Developments in Development The Bright Side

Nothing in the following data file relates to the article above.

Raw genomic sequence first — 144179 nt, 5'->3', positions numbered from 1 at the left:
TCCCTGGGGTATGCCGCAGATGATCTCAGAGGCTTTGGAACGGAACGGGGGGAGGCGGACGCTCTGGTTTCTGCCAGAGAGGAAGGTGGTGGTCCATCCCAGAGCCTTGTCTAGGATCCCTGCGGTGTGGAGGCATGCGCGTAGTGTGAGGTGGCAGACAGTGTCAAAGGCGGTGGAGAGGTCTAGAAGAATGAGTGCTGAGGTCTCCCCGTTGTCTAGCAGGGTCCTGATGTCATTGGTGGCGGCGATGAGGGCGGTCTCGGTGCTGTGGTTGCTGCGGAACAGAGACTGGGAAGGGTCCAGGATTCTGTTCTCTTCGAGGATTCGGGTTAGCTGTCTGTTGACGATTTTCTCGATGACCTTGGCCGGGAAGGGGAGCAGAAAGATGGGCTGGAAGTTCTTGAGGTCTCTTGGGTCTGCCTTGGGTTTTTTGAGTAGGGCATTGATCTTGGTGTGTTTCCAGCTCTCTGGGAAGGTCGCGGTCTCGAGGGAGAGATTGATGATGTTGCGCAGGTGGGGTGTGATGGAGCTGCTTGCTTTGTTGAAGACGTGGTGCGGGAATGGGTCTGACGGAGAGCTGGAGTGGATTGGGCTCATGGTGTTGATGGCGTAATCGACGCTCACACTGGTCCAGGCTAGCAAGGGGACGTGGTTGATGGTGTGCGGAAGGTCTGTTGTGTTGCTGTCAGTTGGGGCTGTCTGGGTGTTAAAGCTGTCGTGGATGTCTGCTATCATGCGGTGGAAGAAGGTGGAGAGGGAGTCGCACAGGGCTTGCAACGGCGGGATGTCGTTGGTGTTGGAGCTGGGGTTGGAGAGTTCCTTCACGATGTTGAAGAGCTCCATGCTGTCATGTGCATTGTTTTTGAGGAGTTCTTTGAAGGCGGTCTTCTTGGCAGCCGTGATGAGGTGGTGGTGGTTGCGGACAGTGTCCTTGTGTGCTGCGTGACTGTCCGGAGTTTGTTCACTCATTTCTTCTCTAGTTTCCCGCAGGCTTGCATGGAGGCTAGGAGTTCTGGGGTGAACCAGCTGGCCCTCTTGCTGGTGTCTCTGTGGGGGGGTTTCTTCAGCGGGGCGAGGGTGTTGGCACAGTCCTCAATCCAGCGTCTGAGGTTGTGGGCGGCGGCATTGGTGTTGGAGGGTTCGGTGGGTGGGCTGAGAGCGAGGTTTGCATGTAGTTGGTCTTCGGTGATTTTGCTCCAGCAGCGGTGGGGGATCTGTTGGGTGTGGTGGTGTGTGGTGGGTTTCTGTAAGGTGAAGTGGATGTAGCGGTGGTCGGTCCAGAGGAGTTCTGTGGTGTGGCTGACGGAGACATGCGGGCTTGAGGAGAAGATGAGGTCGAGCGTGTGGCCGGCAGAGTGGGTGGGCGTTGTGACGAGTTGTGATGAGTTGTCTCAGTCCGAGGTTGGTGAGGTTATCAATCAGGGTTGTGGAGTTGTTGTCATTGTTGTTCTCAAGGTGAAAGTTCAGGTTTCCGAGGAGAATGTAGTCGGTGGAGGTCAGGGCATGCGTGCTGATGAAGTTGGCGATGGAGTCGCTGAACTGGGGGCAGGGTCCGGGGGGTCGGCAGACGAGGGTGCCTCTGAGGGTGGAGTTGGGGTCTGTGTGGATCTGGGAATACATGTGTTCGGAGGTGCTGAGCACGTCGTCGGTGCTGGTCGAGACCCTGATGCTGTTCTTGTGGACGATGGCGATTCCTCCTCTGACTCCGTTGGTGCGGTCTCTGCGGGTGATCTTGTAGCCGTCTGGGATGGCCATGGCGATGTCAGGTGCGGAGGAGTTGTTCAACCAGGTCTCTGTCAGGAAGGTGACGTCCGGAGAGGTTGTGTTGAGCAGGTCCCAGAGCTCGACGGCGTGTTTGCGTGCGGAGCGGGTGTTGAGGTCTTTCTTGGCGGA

first_img 0% Let’s go back to that $800 half-room for a second. According to one estimate, that’s not even a bad deal, because the average rent for a room (a room, not a one-bedroom apartment) in San Francisco is now close to $2,000.That is so expletive-worthy that I’m actually inclined not to believe it, especially given another calculation, also noted in the first story, that indicates median rent for a room is about $1300. Still ludicrous, but not as surprising. There’s also the fact that the $2,000 a month figure comes from simply taking the rent prices of multi-bedroom units on the market and dividing by the number of bedrooms, which doesn’t factor in those rooms for rent in apartments with a master tenant who has been in place for a while. Those kinds of rooms must still be out there. Right? Right??I put that to the test and yeah, it seems my (non-scientific) Craigslist experiment confirms the bleak outlook. You want something for $1,000 or less? Well, it’s gonna be in the Western fringes of the city and you definitely will not have a kitchen. In this one, cooking isn’t even allowed. Or you could sleep on a cot in the corner of a SoMa shared apartment. Spring for $200 a month more and your options look a little less bleak, with one option even in the Mission!Real rooms with access to a real kitchen, in the Mission District, are going for closer to $1,500 a month and easily up to $1,800 a month, especially once you factor in utilities. At that point, why not rent a studio? Those are starting to become available for something like $1800, $1,900 a month in parts of town, and at least there you could potentially move in with a significant other, spouse, or like, even a cat. And, not like it needs saying at this point, but just imagine being a family of three who just got the boot and is looking for a place.Enough about renting. Let’s talk about selling.The developers of a project on Cesar Chavez street near Guerrero are apparently pulling out, putting their site up for sale even after going through the entitlement process. This is the development that neighbors complained about at a community meeting in August last year. The developers are looking to offload the site, permitted as it is, for $8 million. That, Socketsite calculates, puts the per-unit cost to build this place at about $333,000 per door.Remember when SocketSite reported that the Baha’í temple on Valencia near the freeway was up for sale? We were never able to reach anyone there to figure out what was going on. Now, it turns out, the neighboring building, which currently houses the furniture store Stuff, is for sale too. The lot is zoned to go up to 50 feet, but with what happened at that other end of that block, more height there might not fly. Developments in Development is a “weekly” column recapping real estate, business, planning, zoning and construction news.Sure, this place might be on fire more or less constantly, but at least we’re not up to our balconies in water like San Jose was this week!Yes, San Francisco now has the dubious honor of being named the fourth-most congested city in the world and has terrible roads, but at least it’s also apparently the best city to live in car-free. That might have something to do with the source of that evaluation being a realty company averaging the city’s “walk scores” …but no, I’m all about silver linings this week.  And yeah, half of a SRO room in the Tenderloin costs $800 a month, but you don’t really need space to live your Silicon Valley Dream with this “Unicorn Startup Simulator” that SFist was kind enough to highlight. Work out all your schadenfreude kinks while you’re at it and decide to kill or spare reporters who write mean things about your startup.center_img Tags: development • Developments in Development • housing Share this: FacebookTwitterRedditemail,0%last_img

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